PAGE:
Diagnosis of Urological Cancer by 1H NMR Based Metabonomics Urinalysis: A Pilot Study
Aims: The most prevalent urological malignancies are prostate cancer (PC), bladder cancer (BC) and renal cancer (RC). The diagnosis of each of these diseases is conducted, in most cases, invasively and each procedure may lead to complications. The method of metabonomic spectrometry by nuclear magnetic resonance of hydrogen (1H NMR) provides pathways of diagnostic information that can identify pathologies without invasive procedures. The possibility of using this method for the diagnosis of those cancers by a single sample of urine has not been described yet.
Study Design: Prospective, observational.
Place and Duration of the Study: Department of Urology and Department Fundamental Chemistry of Universidade Federal de Pernambuco (UFPE), between July of 2015 to February of 2016.
Methodology: A sample of 3 ml of urine was collected from 25 volunteers distributed into 4 groups: A control group (07 volunteers), a PC (08 volunteers), a BC (05 volunteers), and an RC (05 volunteers). All samples underwent 1H MRI to generate spectra. A multivariate statistics analysis for the development of metabonomic models and comparison analysis groups was performed.
Results: These models showed a slight separation between the control group and each of the three groups of patients with oncological diseases. For the elaboration of the definitive models it was necessary to incorporate the volunteers of the BC and RC into one group (BC/RC). The metabonomic method when compared to control group, shown sensitivity of 90.9%, specificity of 100%, 100% PPV and NPV of 85.7% for CB/CR and sensitivity, specificity, PPV and NPV of 100% for the PC.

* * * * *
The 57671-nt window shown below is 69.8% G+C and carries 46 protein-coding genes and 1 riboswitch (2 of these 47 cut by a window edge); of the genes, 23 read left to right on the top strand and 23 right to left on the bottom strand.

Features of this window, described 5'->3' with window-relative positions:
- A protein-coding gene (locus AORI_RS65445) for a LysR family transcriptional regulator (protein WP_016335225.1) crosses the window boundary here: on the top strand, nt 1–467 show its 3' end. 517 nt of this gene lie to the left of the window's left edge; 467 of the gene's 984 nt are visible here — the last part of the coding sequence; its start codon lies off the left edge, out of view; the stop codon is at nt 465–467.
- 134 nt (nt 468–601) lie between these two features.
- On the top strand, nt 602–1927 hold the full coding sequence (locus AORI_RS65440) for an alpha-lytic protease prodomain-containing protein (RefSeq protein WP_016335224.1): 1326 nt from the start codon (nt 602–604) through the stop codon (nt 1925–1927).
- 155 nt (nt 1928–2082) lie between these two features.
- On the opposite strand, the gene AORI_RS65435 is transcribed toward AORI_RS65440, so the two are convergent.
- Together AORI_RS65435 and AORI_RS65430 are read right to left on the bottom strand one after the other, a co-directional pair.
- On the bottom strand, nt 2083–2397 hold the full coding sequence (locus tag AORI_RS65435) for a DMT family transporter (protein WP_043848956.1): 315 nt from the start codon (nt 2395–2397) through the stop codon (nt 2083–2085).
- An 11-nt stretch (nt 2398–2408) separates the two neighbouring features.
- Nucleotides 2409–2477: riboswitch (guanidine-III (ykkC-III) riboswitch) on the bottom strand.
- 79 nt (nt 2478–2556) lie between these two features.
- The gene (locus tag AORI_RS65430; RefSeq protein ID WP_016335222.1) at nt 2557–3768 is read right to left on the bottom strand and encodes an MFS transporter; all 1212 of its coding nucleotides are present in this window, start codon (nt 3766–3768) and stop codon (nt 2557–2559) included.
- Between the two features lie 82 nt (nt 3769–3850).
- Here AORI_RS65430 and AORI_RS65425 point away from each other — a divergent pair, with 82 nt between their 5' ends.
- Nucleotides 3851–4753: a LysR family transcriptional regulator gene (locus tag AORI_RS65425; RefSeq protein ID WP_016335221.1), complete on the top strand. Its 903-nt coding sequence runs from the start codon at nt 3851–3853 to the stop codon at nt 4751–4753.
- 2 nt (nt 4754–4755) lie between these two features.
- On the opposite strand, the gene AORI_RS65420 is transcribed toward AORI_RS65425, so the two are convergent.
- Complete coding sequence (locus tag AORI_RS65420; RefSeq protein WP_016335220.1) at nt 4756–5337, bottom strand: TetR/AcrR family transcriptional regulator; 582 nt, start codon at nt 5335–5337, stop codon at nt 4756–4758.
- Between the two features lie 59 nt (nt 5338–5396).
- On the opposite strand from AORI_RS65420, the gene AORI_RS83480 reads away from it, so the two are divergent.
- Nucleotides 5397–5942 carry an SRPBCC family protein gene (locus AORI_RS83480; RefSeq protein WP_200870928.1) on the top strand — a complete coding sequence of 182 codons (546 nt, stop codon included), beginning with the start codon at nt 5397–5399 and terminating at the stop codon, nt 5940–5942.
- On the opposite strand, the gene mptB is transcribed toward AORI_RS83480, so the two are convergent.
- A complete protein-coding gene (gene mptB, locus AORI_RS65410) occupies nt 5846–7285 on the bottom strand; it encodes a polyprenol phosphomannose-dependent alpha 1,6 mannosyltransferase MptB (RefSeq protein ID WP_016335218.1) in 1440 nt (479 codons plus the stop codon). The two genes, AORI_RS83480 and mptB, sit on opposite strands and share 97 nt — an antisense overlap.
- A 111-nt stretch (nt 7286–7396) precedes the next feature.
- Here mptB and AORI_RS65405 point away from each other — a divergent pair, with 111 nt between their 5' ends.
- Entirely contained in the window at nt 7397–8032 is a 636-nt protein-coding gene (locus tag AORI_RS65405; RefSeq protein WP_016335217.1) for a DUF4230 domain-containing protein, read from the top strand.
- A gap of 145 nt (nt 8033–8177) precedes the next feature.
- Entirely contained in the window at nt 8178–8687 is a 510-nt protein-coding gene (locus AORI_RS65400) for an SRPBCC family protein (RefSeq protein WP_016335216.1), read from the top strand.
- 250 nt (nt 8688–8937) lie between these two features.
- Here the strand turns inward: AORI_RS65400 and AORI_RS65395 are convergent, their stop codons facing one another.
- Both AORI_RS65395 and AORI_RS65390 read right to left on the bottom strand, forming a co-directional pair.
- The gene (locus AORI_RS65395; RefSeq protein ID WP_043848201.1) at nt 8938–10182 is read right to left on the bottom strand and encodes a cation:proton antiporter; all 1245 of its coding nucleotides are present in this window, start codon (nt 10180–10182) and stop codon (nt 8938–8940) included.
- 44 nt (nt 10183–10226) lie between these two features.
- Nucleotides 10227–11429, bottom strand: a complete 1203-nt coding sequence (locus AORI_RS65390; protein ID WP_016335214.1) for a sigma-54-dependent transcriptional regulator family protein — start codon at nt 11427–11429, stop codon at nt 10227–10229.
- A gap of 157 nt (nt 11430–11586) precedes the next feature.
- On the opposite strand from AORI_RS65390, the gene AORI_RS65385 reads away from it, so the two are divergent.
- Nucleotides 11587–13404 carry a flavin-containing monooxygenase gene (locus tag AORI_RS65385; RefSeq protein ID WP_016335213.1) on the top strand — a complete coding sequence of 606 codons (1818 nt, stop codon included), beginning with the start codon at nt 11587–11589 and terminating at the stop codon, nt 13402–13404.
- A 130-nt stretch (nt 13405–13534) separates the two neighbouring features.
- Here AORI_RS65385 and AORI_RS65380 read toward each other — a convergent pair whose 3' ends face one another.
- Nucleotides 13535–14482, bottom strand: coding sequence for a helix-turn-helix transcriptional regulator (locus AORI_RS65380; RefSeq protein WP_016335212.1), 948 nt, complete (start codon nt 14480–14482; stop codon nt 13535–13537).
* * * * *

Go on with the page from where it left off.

Conclusion: This pilot study demonstrates that the method is feasible with easy execution, showing simplicity besides being not invasive and allowing the diagnosis of oncological diseases with a single urine collection. 
Excess Lifetime Cancer Risk due to Gamma Radiation in and Around Warri Refining and Petrochemical Company in Niger Delta, Nigeria
Radioactivity measurements were carried out in and around Warri Refining and Petrochemical Company in the Niger Delta region of Nigeria for the naturally occurring radionuclides of 40K, 238U and 232Th. The values were used to determine the excess lifetime cancer risk (ELCR) and the radiation health hazard indices. Results show that the ELCR value within the company premises is 0.12×10-3 while the highest value was 0.17×10-3 from Ugborikoko Community. The internal health hazard index ranged from 0.02 – to 0.64 and the external health hazard index ranged from 0.02 – 0.33. All these values were less than the world permissible standards. It could be concluded that the potential carcinogenic risk from gamma radiation doses to the population in and around the refining and petrochemical company is low. 
 Linehan, W.M., Srinivasan, R. and Schmidt, L.S., 2010. The genetic basis of kidney cancer: a metabolic disease. Nature reviews urology, 7(5), p.277.
 Kind, T., Tolstikov, V., Fiehn, O. and Weiss, R.H., 2007. A comprehensive urinary metabolomic approach for identifying kidney cancer. Analytical biochemistry, 363(2), pp.185-195.
 Mathew, A., Devesa, S.S., Fraumeni Jr, J.F. and Chow, W.H., 2002. Global increases in kidney cancer incidence, 1973–1992. European journal of cancer prevention, 11(2), pp.171-178.
 Araújo, L., Morone Pinto, F. C., Carneiro Costa, T. B., Silva, R., Correia Lima, S. and Silva, R. (2016) “Diagnosis of Urological Cancer by 1H NMR Based Metabonomics Urinalysis: A Pilot Study”, Journal of Advances in Medicine and Medical Research, 19(3), pp. 1-8. doi: 10.9734/BJMMR/2017/30340.
 Emelue, H. U., Jibiri, N. N. and Eke, B. C. (2014) “Excess Lifetime Cancer Risk due to Gamma Radiation in and Around Warri Refining and Petrochemical Company in Niger Delta, Nigeria”, Journal of Advances in Medicine and Medical Research, 4(13), pp. 2590-2598. doi: 10.9734/BJMMR/2014/7180.